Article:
Juan Andrade

Ashoka Fellow
Ecuador,
Fellow Since 1996
MANO AMIGA

Citation

This profile was prepared when Juan Andrade was elected to the Ashoka Fellowship in 1996.
The New Idea
Juan Andrade, a Catholic priest and human rights lawyer, is methodically building an Ecuadorian grass-roots movement of street children that supports them while also working to prevent the phenomenon throughout Ecuador and the wider Andean Region. His "Mano Amiga" (Friendly Hand) approach is driven by a powerful vision of communities reclaiming their children through voluntary initiative. The underlying vision, however, is animated by a detailed plan of action in which skilled and unskilled volunteers fit specifically into a clear program of services. Juan first finds an underutilized building owned by the church or state–of which there is no shortage–then obtains a lease to create a center for street children on the premises. With this venue for organizing services for street kids in hand, he recruits and trains volunteers from the community who share the vision. With as few as four or five volunteers, they begin to reach out to children on the streets.
Juan elicits an extraordinary commitment from the volunteers, who tithe income, attend biweekly meetings and spend an average of ten hours a week either in the center or, by night, on the streets with the kids. In addition to the programs directly for the street children, the volunteers engage the community by systematically spreading information through public education about the problem of street children and seeking to integrate the center deep into the heart of the community.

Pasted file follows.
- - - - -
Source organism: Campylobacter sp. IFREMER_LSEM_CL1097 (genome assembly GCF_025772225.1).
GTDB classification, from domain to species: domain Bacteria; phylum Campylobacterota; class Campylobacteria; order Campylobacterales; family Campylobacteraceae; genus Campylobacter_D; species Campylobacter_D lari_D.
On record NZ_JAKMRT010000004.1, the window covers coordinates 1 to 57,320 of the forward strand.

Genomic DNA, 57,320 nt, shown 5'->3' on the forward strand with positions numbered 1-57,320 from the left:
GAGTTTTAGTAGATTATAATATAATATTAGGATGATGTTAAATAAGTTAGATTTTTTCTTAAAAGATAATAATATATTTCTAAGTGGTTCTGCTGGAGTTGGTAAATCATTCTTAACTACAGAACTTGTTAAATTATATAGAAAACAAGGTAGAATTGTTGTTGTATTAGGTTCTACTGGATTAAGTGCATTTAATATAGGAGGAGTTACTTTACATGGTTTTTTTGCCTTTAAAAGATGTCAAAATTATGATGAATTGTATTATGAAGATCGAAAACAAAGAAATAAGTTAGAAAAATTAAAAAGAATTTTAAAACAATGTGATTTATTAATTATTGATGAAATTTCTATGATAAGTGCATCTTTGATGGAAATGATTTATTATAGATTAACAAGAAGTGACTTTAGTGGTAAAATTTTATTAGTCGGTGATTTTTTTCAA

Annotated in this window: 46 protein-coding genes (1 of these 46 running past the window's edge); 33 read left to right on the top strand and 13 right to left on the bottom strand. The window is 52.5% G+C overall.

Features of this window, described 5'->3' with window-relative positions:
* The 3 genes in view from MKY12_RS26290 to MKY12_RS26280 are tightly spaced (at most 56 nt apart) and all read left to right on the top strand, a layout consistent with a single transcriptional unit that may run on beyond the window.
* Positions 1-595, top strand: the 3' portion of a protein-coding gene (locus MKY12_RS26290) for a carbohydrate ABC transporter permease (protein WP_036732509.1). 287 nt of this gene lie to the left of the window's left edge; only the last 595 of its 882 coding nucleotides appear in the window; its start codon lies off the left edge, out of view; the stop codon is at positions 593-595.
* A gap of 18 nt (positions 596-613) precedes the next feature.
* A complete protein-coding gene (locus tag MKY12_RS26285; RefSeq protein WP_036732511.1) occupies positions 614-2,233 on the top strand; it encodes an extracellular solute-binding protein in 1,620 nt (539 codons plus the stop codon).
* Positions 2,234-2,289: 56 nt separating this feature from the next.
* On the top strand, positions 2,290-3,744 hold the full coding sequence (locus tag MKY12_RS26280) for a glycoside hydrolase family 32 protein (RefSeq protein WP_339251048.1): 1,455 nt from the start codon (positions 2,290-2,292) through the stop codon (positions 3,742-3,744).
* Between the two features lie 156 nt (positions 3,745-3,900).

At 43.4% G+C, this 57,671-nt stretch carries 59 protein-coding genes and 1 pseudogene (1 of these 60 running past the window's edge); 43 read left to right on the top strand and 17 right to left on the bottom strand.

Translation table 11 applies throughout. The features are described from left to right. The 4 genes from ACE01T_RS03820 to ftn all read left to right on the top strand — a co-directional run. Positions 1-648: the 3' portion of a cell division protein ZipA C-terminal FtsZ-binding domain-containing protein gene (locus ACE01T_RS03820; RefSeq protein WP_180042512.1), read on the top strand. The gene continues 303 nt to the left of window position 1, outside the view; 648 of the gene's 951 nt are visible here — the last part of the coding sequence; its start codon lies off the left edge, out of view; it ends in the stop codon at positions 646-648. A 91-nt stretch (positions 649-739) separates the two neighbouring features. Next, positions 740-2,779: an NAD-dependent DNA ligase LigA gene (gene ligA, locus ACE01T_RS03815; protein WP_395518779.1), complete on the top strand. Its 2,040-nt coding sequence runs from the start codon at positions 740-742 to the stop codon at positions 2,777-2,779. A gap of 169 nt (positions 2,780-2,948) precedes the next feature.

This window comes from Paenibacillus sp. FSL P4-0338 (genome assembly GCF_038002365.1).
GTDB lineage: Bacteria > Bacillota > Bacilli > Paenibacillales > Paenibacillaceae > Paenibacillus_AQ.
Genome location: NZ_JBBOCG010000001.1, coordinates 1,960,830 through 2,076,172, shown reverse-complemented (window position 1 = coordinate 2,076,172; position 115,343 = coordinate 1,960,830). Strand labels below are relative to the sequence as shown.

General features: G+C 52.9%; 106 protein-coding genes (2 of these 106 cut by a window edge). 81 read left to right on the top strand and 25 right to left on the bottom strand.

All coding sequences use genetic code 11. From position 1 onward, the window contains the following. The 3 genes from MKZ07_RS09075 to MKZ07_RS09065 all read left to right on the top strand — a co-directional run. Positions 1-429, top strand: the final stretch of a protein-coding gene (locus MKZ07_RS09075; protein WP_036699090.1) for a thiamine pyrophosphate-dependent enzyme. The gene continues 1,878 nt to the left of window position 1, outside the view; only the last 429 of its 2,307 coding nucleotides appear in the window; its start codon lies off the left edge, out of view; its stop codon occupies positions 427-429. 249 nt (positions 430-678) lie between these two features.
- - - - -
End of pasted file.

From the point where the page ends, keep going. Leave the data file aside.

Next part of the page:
His pilot center in Riobamba provides a permanent home for those street kids who live there and education, training, meals and work for those who visit daily. It also offers classes and productive/creative activities (gardening, ceramics, wood working, baking, leather working and painting) that also generate income for the children. The children are encouraged to become spokespersons about the problems and rehabilitation of street children. The kids in his pilot center in Riobamba now have their own one-hour show on the local radio station on Saturday mornings.
The public education strategy of the volunteer teams has shown results. The police and judges from the youth court now bring children who have broken the law and have been abandoned by their families to Juan's center instead of to the detention centers or, as is more often the case, to the adult jail where they are routinely violated.
The Problem
The Strategy
The Person

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